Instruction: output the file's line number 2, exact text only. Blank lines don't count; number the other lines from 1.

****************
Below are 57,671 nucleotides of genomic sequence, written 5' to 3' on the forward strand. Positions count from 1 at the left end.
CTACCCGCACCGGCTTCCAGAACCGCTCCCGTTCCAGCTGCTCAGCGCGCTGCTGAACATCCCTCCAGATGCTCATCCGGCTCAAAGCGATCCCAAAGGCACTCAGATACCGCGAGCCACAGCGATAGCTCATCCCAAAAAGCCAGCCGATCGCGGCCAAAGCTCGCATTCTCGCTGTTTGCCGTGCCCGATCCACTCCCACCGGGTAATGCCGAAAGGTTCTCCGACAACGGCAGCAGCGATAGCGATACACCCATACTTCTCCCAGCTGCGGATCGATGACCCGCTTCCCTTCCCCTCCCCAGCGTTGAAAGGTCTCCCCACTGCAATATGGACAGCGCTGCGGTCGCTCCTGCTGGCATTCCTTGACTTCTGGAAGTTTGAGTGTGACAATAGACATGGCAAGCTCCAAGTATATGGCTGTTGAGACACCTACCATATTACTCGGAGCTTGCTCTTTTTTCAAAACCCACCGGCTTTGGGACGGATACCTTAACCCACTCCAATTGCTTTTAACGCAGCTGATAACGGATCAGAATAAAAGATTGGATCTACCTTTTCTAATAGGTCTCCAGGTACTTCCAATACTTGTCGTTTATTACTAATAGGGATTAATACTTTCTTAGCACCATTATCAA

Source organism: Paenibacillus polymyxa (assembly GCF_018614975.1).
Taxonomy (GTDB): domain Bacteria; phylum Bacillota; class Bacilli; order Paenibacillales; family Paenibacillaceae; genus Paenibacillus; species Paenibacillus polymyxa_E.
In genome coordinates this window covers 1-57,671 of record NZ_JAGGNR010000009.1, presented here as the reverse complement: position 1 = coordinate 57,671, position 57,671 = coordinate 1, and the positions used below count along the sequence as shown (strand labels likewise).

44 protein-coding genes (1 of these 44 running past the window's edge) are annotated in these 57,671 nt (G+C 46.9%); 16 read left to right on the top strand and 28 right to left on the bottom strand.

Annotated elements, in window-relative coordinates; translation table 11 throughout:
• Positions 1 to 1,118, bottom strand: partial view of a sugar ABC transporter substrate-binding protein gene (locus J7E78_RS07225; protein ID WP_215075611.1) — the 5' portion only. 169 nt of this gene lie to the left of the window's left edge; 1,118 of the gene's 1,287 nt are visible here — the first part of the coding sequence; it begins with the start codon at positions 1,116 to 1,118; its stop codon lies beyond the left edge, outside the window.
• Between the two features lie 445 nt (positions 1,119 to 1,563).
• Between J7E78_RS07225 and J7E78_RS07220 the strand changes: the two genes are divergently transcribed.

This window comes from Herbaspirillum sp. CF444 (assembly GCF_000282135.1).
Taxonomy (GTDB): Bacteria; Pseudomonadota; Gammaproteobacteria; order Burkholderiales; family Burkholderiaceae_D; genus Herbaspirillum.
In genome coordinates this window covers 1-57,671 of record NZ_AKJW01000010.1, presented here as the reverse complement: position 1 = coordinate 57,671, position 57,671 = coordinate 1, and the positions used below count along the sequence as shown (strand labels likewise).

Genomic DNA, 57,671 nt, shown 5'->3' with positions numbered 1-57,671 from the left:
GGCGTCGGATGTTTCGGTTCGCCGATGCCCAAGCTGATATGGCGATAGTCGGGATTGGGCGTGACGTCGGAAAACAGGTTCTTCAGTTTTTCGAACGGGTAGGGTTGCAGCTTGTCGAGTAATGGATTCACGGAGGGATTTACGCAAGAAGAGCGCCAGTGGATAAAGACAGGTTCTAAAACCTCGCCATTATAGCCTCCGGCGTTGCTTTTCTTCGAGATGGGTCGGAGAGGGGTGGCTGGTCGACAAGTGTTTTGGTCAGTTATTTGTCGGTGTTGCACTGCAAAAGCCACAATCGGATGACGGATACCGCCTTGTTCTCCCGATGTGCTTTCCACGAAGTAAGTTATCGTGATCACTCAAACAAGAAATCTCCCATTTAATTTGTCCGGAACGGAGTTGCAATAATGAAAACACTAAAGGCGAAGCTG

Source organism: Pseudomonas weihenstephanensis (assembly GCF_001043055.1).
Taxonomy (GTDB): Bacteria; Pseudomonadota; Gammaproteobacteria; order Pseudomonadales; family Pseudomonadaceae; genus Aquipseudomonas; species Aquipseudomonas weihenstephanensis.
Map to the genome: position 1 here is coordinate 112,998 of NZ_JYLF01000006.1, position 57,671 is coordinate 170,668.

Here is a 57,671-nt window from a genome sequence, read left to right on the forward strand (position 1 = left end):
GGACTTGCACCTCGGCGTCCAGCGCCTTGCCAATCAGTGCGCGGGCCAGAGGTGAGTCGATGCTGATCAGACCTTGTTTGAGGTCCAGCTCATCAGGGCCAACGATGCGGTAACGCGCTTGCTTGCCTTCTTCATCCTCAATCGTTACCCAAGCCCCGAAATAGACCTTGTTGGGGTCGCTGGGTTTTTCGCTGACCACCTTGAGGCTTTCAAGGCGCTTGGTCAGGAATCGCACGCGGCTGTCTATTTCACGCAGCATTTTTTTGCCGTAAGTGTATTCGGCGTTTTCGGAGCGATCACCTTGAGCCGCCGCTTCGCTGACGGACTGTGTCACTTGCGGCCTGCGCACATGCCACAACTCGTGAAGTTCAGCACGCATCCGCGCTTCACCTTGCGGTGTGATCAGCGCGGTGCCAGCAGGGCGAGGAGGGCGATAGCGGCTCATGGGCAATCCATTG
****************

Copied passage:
CTACCCGCACCGGCTTCCAGAACCGCTCCCGTTCCAGCTGCTCAGCGCGCTGCTGAACATCCCTCCAGATGCTCATCCGGCTCAAAGCGATCCCAAAGGCACTCAGATACCGCGAGCCACAGCGATAGCTCATCCCAAAAAGCCAGCCGATCGCGGCCAAAGCTCGCATTCTCGCTGTTTGCCGTGCCCGATCCACTCCCACCGGGTAATGCCGAAAGGTTCTCCGACAACGGCAGCAGCGATAGCGATACACCCATACTTCTCCCAGCTGCGGATCGATGACCCGCTTCCCTTCCCCTCCCCAGCGTTGAAAGGTCTCCCCACTGCAATATGGACAGCGCTGCGGTCGCTCCTGCTGGCATTCCTTGACTTCTGGAAGTTTGAGTGTGACAATAGACATGGCAAGCTCCAAGTATATGGCTGTTGAGACACCTACCATATTACTCGGAGCTTGCTCTTTTTTCAAAACCCACCGGCTTTGGGACGGATACCTTAACCCACTCCAATTGCTTTTAACGCAGCTGATAACGGATCAGAATAAAAGATTGGATCTACCTTTTCTAATAGGTCTCCAGGTACTTCCAATACTTGTCGTTTATTACTAATAGGGATTAATACTTTCTTAGCACCATTATCAA